SACRAMENTO, Calif. -- Almost half of a century after the infamous Manson family murdered actress Sharon Tate and four of her friends, two members have been recommended for parole.
Members of the Manson family also committed several other murders and crimes across Southern California.
Earlier this year, two separate parole panels recommended parole for Leslie Van Houten and Robert Beausoleil.
Now, one relative of a Manson family victim is saying their parole should be denied.
Former California Gov. Jerry Brown denied Van Houten’s previous requests, but it’s unknown how current Governor Gavin Newsom will rule in his first big parole test.
“I think he’s an intelligent man, he’s a successful man, so I hope - and this will be his first time, you know - I hope that he makes a decision that is a comprehensive one that includes what these people did specifically,” Anthony Dimaria said.
Dimaria's uncle, Jay Sebring, was one of five victims killed by four of Charles Manson’s followers on August 8, 1969.
“He was a very charismatic man, and he left a very indelible impression on me but also in the people who were close to him,” Dimaria said.
The night after the Tate murders, a then 19-year-old Van Houten joined that same group of Manson followers to kill supermarket executive Leno LaBianca and his wife, Rosemary.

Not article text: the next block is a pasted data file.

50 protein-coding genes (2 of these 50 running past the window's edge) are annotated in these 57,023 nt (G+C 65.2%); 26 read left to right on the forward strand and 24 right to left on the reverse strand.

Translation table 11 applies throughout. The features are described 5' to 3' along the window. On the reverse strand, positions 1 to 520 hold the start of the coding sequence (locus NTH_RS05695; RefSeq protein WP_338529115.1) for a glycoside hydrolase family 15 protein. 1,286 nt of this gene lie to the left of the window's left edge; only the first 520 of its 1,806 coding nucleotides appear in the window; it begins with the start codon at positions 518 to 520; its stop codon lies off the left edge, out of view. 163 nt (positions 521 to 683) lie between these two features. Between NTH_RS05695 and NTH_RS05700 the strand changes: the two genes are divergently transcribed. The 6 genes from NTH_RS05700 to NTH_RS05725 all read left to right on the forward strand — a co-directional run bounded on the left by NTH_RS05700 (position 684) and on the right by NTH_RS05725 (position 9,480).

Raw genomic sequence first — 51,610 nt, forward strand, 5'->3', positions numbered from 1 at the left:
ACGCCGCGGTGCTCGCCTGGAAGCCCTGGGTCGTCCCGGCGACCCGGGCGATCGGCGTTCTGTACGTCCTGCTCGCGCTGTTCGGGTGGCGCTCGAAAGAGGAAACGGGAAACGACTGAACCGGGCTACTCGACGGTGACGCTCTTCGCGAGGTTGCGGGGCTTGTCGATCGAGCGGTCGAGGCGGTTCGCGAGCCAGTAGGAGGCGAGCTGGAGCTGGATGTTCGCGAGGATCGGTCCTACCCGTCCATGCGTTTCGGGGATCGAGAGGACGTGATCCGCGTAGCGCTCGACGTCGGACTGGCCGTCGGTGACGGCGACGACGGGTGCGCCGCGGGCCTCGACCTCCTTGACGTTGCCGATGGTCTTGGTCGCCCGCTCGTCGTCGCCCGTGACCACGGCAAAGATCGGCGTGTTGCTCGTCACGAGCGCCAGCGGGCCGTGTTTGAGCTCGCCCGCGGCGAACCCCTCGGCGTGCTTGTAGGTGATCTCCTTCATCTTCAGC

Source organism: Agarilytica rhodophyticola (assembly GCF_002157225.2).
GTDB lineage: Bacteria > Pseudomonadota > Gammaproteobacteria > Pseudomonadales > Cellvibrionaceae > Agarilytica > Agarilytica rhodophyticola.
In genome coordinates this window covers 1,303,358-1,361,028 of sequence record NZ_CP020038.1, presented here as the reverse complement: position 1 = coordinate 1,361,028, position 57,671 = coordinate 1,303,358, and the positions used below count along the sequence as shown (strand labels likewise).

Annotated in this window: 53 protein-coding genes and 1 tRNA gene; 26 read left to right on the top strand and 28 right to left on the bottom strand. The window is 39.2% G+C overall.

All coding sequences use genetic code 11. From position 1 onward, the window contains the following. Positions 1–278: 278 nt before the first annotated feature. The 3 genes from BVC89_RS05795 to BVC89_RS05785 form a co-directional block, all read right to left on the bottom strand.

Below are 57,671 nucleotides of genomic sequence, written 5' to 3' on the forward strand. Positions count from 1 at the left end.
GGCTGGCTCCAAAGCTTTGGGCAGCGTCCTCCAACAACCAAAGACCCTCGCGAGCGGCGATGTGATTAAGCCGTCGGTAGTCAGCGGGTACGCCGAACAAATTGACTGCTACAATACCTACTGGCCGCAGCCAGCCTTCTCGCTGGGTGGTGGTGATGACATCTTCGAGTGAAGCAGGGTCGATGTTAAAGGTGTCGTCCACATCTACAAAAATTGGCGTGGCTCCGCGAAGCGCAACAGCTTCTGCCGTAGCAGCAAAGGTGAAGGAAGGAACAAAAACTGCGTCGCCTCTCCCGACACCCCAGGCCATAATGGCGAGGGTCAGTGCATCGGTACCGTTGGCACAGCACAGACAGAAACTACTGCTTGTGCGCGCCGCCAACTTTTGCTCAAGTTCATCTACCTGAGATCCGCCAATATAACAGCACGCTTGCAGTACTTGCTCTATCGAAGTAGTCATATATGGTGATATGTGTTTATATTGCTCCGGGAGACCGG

In January, she was recommended for release by a parole board, as was 71-year-old Beausoleil.
Weeks before the Tate murders, Beausoleil and two other Manson family members kidnapped and tortured Gary Hinman, a music teacher and Ph.D. student at the UCLA.
Beausoleil currently resides in the California Medical Facility in Vacaville.
Although neither Van Houten nor Beausoleil was there the night Dimaria’s uncle killed, he’s advocating they not be released.
“The people who committed these crimes, they acted collectively. It was all in concert,” Dimaria stated. “And the egregious, severe nature of their crimes, that’s the very least that they could do, is spend the rest of their lives behind bars.”
Dimaria said he sent a letter to Gov. Newsom, but he is concerned with how the two parole panels handled the hearings.
“Any time a governor is making decisions, there’s concerns. But I would not presume one way or another in this case,” he said. “Sometimes those questions are presumptive that this was a cult, or that they were brainwashed. But these were not followers, these were cold-blooded killers; of one of the most notorious crime and murder organizations in American history.”
Sharon Tate’s sister, Debra, said she has also sent Gov. Newsom a letter asking them to not be released.
Calls to both Van Houten and Beausoleil’s attorneys were not returned.
Newsom’s office also has yet to respond to requests for comment.
Charles Manson died at a hospital while still in custody in 2017.